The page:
Technology and Values LO11712
Tue, 7 Jan 1997 17:30:56 -0500

Replying to LO11658 --

In a message dated 97-01-06 00:29:03 EST, 76234.3636@CompuServe.COM (Rol
Fessenden) writes:

" If there has been a decline in values, I would tend to attribute it
primarily to the loss of community. Moving away from people you know and
love frees you to act in ways that you would never act in their presence.
Especially in large cities, we see this played out over and over. I just
returned from Boston. No one says hello there on the street. In my town
no one would think of passing another person without a friendly hello,
whether you know that person or not. We get tons of tourists in the
summer, and they invariably start out being flumoxed by all the
friendliness. "

-- end of quote --

"Community" has been redefined in a number of ways, just as "family" has.

One of my communities exists on line, and others are defined by my job in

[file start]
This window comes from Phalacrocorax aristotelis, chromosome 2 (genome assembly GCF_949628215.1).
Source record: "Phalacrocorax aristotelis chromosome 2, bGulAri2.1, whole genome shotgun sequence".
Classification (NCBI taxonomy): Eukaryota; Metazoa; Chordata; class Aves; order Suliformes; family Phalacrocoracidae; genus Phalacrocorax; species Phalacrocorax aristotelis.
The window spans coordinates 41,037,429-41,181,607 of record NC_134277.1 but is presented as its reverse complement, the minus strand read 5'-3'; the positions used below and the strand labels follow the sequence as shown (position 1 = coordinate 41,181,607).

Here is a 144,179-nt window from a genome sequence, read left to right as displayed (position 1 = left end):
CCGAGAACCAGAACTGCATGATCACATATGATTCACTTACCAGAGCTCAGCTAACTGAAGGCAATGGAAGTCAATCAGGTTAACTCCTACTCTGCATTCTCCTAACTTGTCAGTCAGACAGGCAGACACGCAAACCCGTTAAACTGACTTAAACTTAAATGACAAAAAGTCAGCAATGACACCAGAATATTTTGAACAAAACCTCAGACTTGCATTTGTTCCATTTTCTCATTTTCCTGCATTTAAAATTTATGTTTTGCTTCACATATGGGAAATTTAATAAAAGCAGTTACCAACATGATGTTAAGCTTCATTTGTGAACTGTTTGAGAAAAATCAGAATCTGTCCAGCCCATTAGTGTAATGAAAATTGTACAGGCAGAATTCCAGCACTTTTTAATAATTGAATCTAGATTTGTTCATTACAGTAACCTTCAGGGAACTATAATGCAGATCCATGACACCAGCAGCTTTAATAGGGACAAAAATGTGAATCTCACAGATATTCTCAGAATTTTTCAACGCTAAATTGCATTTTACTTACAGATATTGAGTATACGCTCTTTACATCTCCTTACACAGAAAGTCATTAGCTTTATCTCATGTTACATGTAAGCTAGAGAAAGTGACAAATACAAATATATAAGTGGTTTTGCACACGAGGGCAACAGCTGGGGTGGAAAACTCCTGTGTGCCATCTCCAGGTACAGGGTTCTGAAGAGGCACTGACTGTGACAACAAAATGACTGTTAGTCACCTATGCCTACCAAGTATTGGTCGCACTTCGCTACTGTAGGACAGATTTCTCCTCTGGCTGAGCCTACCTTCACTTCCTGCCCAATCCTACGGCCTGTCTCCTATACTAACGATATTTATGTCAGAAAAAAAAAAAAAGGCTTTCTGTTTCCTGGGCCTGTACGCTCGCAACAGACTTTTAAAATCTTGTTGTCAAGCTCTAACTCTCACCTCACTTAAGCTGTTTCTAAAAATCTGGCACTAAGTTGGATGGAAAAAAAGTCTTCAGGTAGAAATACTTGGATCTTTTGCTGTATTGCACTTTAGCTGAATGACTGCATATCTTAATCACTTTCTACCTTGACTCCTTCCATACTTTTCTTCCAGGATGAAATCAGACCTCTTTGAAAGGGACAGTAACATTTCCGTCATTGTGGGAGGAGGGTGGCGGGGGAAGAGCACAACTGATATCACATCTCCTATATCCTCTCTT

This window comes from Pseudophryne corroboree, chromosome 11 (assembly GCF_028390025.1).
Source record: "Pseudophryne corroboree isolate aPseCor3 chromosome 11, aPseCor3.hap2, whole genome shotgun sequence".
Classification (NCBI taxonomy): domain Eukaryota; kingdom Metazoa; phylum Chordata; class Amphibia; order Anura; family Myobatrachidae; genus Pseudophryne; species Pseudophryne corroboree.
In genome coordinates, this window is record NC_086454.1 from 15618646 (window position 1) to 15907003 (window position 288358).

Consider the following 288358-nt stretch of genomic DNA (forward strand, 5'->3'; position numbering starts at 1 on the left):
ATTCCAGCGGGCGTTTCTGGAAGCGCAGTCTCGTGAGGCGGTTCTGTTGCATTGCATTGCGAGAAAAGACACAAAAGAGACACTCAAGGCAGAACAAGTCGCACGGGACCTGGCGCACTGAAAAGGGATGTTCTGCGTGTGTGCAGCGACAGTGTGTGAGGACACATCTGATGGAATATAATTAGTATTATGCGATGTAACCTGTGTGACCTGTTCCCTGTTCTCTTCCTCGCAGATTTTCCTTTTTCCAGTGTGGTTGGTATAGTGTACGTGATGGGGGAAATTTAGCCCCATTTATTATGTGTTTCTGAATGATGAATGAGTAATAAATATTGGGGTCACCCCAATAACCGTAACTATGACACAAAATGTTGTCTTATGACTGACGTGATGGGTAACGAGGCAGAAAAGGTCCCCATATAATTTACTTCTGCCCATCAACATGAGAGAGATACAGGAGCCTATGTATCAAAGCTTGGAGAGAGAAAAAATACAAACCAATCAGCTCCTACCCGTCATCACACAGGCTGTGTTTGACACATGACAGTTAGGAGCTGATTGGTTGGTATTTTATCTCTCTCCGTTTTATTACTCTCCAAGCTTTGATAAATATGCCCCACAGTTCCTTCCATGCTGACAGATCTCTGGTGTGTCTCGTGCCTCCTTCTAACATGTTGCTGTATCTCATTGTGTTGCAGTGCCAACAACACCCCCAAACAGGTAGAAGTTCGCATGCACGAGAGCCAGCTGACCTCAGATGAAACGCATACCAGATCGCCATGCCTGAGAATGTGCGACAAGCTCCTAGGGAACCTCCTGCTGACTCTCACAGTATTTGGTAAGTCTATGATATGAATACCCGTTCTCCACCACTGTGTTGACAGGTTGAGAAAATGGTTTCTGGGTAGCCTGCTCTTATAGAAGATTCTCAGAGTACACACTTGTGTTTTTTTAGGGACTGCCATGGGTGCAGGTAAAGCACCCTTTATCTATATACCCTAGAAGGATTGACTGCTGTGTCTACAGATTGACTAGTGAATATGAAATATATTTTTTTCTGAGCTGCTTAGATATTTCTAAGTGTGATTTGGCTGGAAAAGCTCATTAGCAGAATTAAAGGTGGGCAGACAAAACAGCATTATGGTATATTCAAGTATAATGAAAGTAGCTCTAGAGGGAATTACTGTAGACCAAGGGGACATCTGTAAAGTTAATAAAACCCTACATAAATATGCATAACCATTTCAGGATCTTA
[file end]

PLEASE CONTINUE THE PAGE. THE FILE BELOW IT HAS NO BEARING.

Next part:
another town, my hobbies, and the school my daughter attends. The people
who live near me, while mostly nice folks, don't form a significant
community (except in a limited physical sense) for me or my family.
That's very different from the life my parents and grandparents led, or
from the small Maine towns that I grew up in, where community life was
almost exclusively local. It was also almost exclusively white, working
class, and very intolerent of people with different lifestyles, religions,
or political beliefs. They also said "hello" to people in the street.

-Dick Jacobs


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